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castelo
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(Original post by Ripper-Roo)
They love their monarchy a little bit too much in Britain
And because of that, Cromwell had killed a monarch...
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castelo
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And about the French revolution, I think the main aim of the british ruling class was to avoid a unique continental power in Europe, like the French republic.
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gladders
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Initially the British government was quite favourable to the revolution, as were the Opposition and many interested parties outside of Parliament. There was the famous pamphlet war between Edmund Burke, Thomas Paine and Mary Wollstonecraft (among others), and Burke was seen largely as an alarmist minority. But he was proved right, ultimately.

Hostility to the revolution grew after the new French legislature began attacking church and property rights throughout France. The legislature came up with some truly crazy, crank ideas based on metrical assumptions of human nature rather than application based on past experiences. Then the King was executed, the monarchy abolished, and the Terror ensued. Once that happened, British opinion to the revolution turned resolutely sour.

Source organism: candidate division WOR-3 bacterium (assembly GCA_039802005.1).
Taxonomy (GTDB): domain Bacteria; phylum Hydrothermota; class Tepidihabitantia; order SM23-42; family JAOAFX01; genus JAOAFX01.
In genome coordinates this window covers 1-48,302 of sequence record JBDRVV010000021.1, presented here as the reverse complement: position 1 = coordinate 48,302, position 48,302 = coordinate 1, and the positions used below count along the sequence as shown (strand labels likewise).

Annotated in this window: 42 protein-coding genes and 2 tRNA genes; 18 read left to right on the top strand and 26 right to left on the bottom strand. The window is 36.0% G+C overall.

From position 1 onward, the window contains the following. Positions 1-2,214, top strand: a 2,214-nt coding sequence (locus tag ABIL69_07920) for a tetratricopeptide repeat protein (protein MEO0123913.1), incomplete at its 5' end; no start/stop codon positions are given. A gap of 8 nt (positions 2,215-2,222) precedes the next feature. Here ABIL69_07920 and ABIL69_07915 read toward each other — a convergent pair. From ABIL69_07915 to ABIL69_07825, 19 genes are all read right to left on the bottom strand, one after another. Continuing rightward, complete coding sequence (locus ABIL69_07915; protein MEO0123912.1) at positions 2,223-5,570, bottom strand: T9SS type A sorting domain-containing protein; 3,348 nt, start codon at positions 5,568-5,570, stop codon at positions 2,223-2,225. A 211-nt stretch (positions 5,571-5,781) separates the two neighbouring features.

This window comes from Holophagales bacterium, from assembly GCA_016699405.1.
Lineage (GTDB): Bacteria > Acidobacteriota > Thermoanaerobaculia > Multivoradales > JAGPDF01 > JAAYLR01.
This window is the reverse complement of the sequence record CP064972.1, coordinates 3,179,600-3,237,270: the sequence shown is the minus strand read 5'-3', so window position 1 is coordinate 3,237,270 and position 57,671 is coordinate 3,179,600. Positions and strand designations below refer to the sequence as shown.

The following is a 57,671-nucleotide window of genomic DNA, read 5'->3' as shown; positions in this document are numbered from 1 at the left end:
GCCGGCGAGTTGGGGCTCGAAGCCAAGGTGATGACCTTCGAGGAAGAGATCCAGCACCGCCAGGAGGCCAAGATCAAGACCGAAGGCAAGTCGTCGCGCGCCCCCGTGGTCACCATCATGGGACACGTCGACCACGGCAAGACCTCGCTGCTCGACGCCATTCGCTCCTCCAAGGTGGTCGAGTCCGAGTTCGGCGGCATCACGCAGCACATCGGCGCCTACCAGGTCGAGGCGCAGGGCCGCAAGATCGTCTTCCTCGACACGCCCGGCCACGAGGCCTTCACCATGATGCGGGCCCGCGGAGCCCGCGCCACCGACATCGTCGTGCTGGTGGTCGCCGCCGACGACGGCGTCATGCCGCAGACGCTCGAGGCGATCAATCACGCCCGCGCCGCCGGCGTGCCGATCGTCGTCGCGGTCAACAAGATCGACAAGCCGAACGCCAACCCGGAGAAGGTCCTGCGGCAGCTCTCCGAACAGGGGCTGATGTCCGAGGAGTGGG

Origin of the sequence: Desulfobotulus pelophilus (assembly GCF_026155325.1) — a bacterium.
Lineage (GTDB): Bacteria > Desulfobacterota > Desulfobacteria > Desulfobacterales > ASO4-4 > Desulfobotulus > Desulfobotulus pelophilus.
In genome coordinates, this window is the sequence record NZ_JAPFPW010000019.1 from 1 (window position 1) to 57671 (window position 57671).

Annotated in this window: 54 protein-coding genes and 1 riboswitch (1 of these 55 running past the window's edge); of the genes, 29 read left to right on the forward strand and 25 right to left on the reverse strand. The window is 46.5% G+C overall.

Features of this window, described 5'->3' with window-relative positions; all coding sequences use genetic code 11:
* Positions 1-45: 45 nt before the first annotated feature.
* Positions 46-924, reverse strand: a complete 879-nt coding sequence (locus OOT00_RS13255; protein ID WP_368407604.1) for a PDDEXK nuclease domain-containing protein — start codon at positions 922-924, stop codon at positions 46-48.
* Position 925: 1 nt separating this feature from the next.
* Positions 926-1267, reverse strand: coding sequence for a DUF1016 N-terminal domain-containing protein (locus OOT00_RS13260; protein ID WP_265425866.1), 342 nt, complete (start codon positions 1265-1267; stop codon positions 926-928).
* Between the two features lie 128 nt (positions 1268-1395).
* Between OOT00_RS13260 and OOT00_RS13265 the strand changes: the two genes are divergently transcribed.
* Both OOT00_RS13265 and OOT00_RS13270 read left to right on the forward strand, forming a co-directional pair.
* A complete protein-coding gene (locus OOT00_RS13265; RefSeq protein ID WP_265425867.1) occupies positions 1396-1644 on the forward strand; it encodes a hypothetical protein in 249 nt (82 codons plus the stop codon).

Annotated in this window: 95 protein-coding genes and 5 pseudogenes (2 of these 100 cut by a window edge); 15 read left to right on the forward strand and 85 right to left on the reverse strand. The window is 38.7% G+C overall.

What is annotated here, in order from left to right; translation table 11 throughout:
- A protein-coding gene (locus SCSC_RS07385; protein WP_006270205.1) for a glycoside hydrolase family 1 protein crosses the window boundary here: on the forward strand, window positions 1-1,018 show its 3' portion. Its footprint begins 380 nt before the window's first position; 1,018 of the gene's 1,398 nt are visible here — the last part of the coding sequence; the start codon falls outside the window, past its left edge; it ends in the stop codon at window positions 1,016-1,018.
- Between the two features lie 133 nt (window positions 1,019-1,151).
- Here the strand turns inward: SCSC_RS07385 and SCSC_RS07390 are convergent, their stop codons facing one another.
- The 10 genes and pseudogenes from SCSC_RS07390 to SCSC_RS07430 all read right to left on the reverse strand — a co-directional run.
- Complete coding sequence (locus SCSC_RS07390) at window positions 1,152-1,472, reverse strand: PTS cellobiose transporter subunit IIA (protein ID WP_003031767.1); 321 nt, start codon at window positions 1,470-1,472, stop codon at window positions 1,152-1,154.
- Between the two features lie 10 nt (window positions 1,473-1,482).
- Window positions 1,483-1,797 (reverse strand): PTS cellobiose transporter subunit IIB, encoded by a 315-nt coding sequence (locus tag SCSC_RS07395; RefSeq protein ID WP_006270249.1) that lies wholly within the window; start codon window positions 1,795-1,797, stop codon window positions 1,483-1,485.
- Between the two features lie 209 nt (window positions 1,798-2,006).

There's some thought that if Napoleon had satisfied himself with the borders of France and refrained from his habit of using war as a first resort, the British might have grudgingly acknowledged him as France's rightful sovereign. But as he was determined to dominated Europe, and it had long remained Britain's policy to prevent one power doing that, Britain could never accept Napoleon on the throne.
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Swanbow
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(Original post by Ripper-Roo)
US on the whole is extremely anti monarchy/imperialism